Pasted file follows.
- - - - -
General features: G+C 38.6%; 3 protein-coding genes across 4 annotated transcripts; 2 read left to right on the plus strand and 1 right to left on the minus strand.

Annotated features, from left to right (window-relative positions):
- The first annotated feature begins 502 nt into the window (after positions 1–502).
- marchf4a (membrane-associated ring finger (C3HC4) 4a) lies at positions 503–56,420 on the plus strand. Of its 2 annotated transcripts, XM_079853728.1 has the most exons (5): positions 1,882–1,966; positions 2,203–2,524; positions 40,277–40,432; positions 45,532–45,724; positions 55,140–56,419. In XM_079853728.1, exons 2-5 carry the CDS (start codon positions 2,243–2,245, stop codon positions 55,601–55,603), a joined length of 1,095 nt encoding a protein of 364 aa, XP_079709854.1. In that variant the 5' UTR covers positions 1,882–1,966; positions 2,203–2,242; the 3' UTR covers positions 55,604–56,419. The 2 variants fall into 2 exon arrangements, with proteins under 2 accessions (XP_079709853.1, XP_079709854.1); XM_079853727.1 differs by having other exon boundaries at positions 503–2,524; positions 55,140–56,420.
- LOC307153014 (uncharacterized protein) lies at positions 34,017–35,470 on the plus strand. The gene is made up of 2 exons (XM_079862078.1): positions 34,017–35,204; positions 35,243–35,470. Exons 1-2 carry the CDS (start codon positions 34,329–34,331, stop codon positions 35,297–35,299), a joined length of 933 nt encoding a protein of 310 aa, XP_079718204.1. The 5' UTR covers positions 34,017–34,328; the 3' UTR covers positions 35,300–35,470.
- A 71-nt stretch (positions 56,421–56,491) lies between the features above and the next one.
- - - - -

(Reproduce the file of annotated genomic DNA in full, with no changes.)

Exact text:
General features: G+C 38.6%; 3 protein-coding genes across 4 annotated transcripts; 2 read left to right on the plus strand and 1 right to left on the minus strand.

Annotated features, from left to right (window-relative positions):
- The first annotated feature begins 502 nt into the window (after positions 1–502).
- marchf4a (membrane-associated ring finger (C3HC4) 4a) lies at positions 503–56,420 on the plus strand. Of its 2 annotated transcripts, XM_079853728.1 has the most exons (5): positions 1,882–1,966; positions 2,203–2,524; positions 40,277–40,432; positions 45,532–45,724; positions 55,140–56,419. In XM_079853728.1, exons 2-5 carry the CDS (start codon positions 2,243–2,245, stop codon positions 55,601–55,603), a joined length of 1,095 nt encoding a protein of 364 aa, XP_079709854.1. In that variant the 5' UTR covers positions 1,882–1,966; positions 2,203–2,242; the 3' UTR covers positions 55,604–56,419. The 2 variants fall into 2 exon arrangements, with proteins under 2 accessions (XP_079709853.1, XP_079709854.1); XM_079853727.1 differs by having other exon boundaries at positions 503–2,524; positions 55,140–56,420.
- LOC307153014 (uncharacterized protein) lies at positions 34,017–35,470 on the plus strand. The gene is made up of 2 exons (XM_079862078.1): positions 34,017–35,204; positions 35,243–35,470. Exons 1-2 carry the CDS (start codon positions 34,329–34,331, stop codon positions 35,297–35,299), a joined length of 933 nt encoding a protein of 310 aa, XP_079718204.1. The 5' UTR covers positions 34,017–34,328; the 3' UTR covers positions 35,300–35,470.
- A 71-nt stretch (positions 56,421–56,491) lies between the features above and the next one.